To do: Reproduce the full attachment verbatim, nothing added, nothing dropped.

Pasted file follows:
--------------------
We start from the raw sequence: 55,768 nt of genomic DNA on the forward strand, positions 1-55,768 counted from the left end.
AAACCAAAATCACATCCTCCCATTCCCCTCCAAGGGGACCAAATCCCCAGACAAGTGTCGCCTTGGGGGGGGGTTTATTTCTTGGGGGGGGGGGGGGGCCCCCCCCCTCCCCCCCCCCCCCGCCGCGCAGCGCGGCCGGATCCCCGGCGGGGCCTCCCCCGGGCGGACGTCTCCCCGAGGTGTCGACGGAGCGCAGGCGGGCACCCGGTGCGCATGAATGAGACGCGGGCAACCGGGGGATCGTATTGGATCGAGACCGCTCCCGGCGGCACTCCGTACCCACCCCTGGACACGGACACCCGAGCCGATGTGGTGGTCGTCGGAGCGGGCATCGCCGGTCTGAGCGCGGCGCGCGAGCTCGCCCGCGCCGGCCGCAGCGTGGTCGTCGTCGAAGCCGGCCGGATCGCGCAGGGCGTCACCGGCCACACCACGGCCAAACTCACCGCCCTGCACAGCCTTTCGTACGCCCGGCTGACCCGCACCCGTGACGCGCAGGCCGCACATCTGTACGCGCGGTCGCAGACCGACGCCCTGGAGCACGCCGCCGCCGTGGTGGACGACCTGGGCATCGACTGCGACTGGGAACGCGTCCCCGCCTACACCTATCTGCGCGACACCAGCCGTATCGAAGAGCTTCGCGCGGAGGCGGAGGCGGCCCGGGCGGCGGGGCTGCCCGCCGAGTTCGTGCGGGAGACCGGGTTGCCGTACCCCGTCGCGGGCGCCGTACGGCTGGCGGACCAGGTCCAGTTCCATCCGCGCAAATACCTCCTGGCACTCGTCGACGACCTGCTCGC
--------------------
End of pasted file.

We start from the raw sequence: 55,768 nt of genomic DNA on the forward strand, positions 1-55,768 counted from the left end.
AAACCAAAATCACATCCTCCCATTCCCCTCCAAGGGGACCAAATCCCCAGACAAGTGTCGCCTTGGGGGGGGGTTTATTTCTTGGGGGGGGGGGGGGGCCCCCCCCCTCCCCCCCCCCCCCGCCGCGCAGCGCGGCCGGATCCCCGGCGGGGCCTCCCCCGGGCGGACGTCTCCCCGAGGTGTCGACGGAGCGCAGGCGGGCACCCGGTGCGCATGAATGAGACGCGGGCAACCGGGGGATCGTATTGGATCGAGACCGCTCCCGGCGGCACTCCGTACCCACCCCTGGACACGGACACCCGAGCCGATGTGGTGGTCGTCGGAGCGGGCATCGCCGGTCTGAGCGCGGCGCGCGAGCTCGCCCGCGCCGGCCGCAGCGTGGTCGTCGTCGAAGCCGGCCGGATCGCGCAGGGCGTCACCGGCCACACCACGGCCAAACTCACCGCCCTGCACAGCCTTTCGTACGCCCGGCTGACCCGCACCCGTGACGCGCAGGCCGCACATCTGTACGCGCGGTCGCAGACCGACGCCCTGGAGCACGCCGCCGCCGTGGTGGACGACCTGGGCATCGACTGCGACTGGGAACGCGTCCCCGCCTACACCTATCTGCGCGACACCAGCCGTATCGAAGAGCTTCGCGCGGAGGCGGAGGCGGCCCGGGCGGCGGGGCTGCCCGCCGAGTTCGTGCGGGAGACCGGGTTGCCGTACCCCGTCGCGGGCGCCGTACGGCTGGCGGACCAGGTCCAGTTCCATCCGCGCAAATACCTCCTGGCACTCGTCGACGACCTGCTCGC